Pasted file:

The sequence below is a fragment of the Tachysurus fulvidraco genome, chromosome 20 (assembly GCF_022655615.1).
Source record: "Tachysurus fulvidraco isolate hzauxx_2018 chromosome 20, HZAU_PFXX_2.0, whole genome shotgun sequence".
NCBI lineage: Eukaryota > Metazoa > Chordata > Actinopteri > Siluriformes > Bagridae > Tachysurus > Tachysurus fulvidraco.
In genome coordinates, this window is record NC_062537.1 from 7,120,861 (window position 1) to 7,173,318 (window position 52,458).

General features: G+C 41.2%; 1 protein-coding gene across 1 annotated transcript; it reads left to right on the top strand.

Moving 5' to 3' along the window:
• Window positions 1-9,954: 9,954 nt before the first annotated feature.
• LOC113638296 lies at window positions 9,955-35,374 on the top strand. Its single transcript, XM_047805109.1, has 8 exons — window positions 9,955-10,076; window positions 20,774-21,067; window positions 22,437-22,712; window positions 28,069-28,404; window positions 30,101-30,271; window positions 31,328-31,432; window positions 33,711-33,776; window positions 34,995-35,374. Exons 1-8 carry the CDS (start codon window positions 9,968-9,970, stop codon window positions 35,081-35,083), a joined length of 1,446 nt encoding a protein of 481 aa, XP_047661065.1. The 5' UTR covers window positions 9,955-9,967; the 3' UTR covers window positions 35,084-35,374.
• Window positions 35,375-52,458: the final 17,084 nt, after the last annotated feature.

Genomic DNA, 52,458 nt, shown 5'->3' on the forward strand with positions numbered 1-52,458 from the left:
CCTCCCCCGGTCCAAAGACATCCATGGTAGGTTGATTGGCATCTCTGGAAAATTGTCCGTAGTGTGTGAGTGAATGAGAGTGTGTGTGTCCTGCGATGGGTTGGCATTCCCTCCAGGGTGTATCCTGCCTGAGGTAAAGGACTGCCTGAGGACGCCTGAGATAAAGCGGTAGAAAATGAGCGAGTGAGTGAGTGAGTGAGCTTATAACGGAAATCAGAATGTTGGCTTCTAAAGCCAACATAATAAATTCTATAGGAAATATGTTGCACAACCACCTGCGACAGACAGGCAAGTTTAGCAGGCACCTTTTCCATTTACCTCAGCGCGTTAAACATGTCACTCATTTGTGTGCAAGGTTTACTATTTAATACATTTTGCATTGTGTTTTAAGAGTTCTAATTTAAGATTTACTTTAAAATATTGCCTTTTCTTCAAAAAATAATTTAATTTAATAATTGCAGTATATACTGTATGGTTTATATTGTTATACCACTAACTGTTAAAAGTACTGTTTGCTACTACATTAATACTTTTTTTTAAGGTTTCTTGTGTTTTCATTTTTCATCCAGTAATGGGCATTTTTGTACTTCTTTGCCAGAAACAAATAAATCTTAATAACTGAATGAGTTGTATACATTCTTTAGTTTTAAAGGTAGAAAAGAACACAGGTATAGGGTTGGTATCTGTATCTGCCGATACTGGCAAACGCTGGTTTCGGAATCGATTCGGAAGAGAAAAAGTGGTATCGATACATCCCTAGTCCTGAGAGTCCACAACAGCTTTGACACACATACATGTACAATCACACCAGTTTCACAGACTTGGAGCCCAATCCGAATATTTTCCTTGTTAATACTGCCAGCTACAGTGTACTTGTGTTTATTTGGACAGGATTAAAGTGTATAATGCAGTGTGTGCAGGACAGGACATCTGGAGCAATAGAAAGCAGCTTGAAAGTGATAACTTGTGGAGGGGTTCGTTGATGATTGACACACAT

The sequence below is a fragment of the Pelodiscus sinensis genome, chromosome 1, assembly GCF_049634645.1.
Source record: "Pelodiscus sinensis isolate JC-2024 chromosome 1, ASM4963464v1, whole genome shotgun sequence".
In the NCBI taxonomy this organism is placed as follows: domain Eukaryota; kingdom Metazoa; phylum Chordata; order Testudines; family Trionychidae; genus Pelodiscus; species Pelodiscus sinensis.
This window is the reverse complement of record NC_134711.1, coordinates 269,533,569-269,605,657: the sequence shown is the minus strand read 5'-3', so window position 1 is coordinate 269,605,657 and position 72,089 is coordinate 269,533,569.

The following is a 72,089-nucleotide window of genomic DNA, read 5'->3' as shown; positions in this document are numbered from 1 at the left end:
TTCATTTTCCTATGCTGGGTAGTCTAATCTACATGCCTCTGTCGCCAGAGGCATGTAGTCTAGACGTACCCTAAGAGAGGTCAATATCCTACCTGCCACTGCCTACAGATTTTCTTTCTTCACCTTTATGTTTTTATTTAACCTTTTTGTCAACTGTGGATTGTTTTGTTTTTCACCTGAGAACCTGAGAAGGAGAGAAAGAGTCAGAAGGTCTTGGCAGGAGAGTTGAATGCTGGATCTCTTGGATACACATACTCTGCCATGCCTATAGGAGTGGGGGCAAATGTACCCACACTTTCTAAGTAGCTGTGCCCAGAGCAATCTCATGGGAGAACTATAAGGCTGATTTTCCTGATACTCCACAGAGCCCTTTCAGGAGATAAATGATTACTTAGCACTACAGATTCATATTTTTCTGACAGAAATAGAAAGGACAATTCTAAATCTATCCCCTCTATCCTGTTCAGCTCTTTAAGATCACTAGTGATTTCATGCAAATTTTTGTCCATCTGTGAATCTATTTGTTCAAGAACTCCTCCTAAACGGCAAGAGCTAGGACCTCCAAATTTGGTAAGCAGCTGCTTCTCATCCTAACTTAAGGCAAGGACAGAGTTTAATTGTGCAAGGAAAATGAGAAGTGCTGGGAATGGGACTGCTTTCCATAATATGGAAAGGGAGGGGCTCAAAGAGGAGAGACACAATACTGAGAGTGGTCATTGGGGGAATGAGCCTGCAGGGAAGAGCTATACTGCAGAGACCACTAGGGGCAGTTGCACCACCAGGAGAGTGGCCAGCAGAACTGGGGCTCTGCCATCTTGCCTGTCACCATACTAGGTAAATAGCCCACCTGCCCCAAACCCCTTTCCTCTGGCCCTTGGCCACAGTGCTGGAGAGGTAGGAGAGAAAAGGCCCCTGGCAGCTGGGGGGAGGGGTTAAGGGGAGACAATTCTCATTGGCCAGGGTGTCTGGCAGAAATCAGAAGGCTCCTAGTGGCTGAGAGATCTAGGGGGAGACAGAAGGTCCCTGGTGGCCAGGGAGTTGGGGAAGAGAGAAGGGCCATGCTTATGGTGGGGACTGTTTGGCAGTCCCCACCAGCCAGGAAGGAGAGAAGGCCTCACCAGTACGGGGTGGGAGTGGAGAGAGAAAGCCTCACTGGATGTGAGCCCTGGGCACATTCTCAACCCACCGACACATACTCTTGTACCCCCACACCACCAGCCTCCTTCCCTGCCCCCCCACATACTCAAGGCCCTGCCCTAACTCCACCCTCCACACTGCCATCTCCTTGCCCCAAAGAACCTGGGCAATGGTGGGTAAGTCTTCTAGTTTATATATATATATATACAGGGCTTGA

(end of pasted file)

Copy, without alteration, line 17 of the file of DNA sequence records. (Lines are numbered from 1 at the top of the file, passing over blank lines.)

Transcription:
TTCATTTTCCTATGCTGGGTAGTCTAATCTACATGCCTCTGTCGCCAGAGGCATGTAGTCTAGACGTACCCTAAGAGAGGTCAATATCCTACCTGCCACTGCCTACAGATTTTCTTTCTTCACCTTTATGTTTTTATTTAACCTTTTTGTCAACTGTGGATTGTTTTGTTTTTCACCTGAGAACCTGAGAAGGAGAGAAAGAGTCAGAAGGTCTTGGCAGGAGAGTTGAATGCTGGATCTCTTGGATACACATACTCTGCCATGCCTATAGGAGTGGGGGCAAATGTACCCACACTTTCTAAGTAGCTGTGCCCAGAGCAATCTCATGGGAGAACTATAAGGCTGATTTTCCTGATACTCCACAGAGCCCTTTCAGGAGATAAATGATTACTTAGCACTACAGATTCATATTTTTCTGACAGAAATAGAAAGGACAATTCTAAATCTATCCCCTCTATCCTGTTCAGCTCTTTAAGATCACTAGTGATTTCATGCAAATTTTTGTCCATCTGTGAATCTATTTGTTCAAGAACTCCTCCTAAACGGCAAGAGCTAGGACCTCCAAATTTGGTAAGCAGCTGCTTCTCATCCTAACTTAAGGCAAGGACAGAGTTTAATTGTGCAAGGAAAATGAGAAGTGCTGGGAATGGGACTGCTTTCCATAATATGGAAAGGGAGGGGCTCAAAGAGGAGAGACACAATACTGAGAGTGGTCATTGGGGGAATGAGCCTGCAGGGAAGAGCTATACTGCAGAGACCACTAGGGGCAGTTGCACCACCAGGAGAGTGGCCAGCAGAACTGGGGCTCTGCCATCTTGCCTGTCACCATACTAGGTAAATAGCCCACCTGCCCCAAACCCCTTTCCTCTGGCCCTTGGCCACAGTGCTGGAGAGGTAGGAGAGAAAAGGCCCCTGGCAGCTGGGGGGAGGGGTTAAGGGGAGACAATTCTCATTGGCCAGGGTGTCTGGCAGAAATCAGAAGGCTCCTAGTGGCTGAGAGATCTAGGGGGAGACAGAAGGTCCCTGGTGGCCAGGGAGTTGGGGAAGAGAGAAGGGCCATGCTTATGGTGGGGACTGTTTGGCAGTCCCCACCAGCCAGGAAGGAGAGAAGGCCTCACCAGTACGGGGTGGGAGTGGAGAGAGAAAGCCTCACTGGATGTGAGCCCTGGGCACATTCTCAACCCACCGACACATACTCTTGTACCCCCACACCACCAGCCTCCTTCCCTGCCCCCCCACATACTCAAGGCCCTGCCCTAACTCCACCCTCCACACTGCCATCTCCTTGCCCCAAAGAACCTGGGCAATGGTGGGTAAGTCTTCTAGTTTATATATATATATATACAGGGCTTGA